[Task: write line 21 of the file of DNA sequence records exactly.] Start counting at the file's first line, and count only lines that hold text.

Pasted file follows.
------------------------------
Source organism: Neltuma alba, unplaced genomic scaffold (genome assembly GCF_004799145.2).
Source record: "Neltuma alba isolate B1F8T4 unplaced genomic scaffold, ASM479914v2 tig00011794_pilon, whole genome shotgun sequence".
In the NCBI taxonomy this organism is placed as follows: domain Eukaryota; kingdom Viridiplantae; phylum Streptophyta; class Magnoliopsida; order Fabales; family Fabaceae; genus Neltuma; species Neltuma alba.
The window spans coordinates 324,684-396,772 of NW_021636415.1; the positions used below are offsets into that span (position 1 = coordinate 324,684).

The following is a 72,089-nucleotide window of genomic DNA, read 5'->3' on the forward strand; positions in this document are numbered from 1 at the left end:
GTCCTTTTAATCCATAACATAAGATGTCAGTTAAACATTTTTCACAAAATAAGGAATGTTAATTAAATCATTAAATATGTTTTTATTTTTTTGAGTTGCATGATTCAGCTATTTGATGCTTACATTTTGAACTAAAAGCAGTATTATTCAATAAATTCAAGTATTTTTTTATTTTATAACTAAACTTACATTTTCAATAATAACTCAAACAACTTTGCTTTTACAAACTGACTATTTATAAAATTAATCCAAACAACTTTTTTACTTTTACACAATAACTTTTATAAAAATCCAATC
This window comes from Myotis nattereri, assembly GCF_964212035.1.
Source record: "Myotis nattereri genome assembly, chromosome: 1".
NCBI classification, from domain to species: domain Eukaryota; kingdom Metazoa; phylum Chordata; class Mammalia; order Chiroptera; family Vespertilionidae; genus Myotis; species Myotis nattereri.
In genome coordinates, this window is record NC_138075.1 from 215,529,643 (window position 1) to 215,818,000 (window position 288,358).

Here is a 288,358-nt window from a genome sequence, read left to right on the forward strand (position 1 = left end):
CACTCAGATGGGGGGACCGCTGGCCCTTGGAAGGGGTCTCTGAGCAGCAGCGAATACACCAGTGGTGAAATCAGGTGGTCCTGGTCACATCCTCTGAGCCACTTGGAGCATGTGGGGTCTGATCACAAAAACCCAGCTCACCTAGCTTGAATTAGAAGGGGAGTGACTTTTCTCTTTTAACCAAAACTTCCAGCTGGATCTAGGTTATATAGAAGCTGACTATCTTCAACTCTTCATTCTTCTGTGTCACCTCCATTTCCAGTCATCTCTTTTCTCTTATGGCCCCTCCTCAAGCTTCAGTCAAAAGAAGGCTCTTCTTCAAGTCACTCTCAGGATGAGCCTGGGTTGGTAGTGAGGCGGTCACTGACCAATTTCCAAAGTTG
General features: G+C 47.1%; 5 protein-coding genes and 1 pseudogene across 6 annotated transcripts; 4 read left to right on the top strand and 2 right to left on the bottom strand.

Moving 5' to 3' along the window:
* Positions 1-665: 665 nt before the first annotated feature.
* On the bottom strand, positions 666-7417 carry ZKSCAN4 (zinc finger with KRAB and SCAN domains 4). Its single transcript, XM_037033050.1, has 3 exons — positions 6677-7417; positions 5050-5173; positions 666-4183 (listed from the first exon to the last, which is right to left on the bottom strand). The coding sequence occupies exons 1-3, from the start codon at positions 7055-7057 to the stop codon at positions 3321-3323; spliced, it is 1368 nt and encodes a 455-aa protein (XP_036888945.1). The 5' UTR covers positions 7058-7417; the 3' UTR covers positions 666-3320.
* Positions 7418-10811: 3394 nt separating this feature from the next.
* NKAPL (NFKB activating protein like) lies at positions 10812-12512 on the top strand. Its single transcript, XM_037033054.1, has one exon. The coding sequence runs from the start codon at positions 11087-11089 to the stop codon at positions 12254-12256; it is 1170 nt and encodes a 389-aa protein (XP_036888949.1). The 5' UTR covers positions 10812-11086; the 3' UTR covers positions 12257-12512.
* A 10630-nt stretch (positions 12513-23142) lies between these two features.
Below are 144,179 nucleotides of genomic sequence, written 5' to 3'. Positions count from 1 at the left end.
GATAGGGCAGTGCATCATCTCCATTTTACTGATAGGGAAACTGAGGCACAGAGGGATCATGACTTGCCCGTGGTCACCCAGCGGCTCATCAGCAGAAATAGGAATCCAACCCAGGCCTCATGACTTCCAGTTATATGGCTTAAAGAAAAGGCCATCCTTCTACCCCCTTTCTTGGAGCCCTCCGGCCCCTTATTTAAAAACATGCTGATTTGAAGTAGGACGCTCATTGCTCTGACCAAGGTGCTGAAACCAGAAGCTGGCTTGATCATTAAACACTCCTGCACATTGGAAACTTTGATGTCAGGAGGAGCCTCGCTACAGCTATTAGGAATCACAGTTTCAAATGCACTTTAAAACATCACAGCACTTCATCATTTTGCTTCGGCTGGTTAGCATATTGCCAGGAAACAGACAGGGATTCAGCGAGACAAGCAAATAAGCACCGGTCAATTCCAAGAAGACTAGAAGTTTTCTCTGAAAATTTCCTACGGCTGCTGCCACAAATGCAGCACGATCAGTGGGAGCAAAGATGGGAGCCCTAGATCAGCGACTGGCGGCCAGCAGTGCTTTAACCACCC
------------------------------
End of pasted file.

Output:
GATAGGGCAGTGCATCATCTCCATTTTACTGATAGGGAAACTGAGGCACAGAGGGATCATGACTTGCCCGTGGTCACCCAGCGGCTCATCAGCAGAAATAGGAATCCAACCCAGGCCTCATGACTTCCAGTTATATGGCTTAAAGAAAAGGCCATCCTTCTACCCCCTTTCTTGGAGCCCTCCGGCCCCTTATTTAAAAACATGCTGATTTGAAGTAGGACGCTCATTGCTCTGACCAAGGTGCTGAAACCAGAAGCTGGCTTGATCATTAAACACTCCTGCACATTGGAAACTTTGATGTCAGGAGGAGCCTCGCTACAGCTATTAGGAATCACAGTTTCAAATGCACTTTAAAACATCACAGCACTTCATCATTTTGCTTCGGCTGGTTAGCATATTGCCAGGAAACAGACAGGGATTCAGCGAGACAAGCAAATAAGCACCGGTCAATTCCAAGAAGACTAGAAGTTTTCTCTGAAAATTTCCTACGGCTGCTGCCACAAATGCAGCACGATCAGTGGGAGCAAAGATGGGAGCCCTAGATCAGCGACTGGCGGCCAGCAGTGCTTTAACCACCC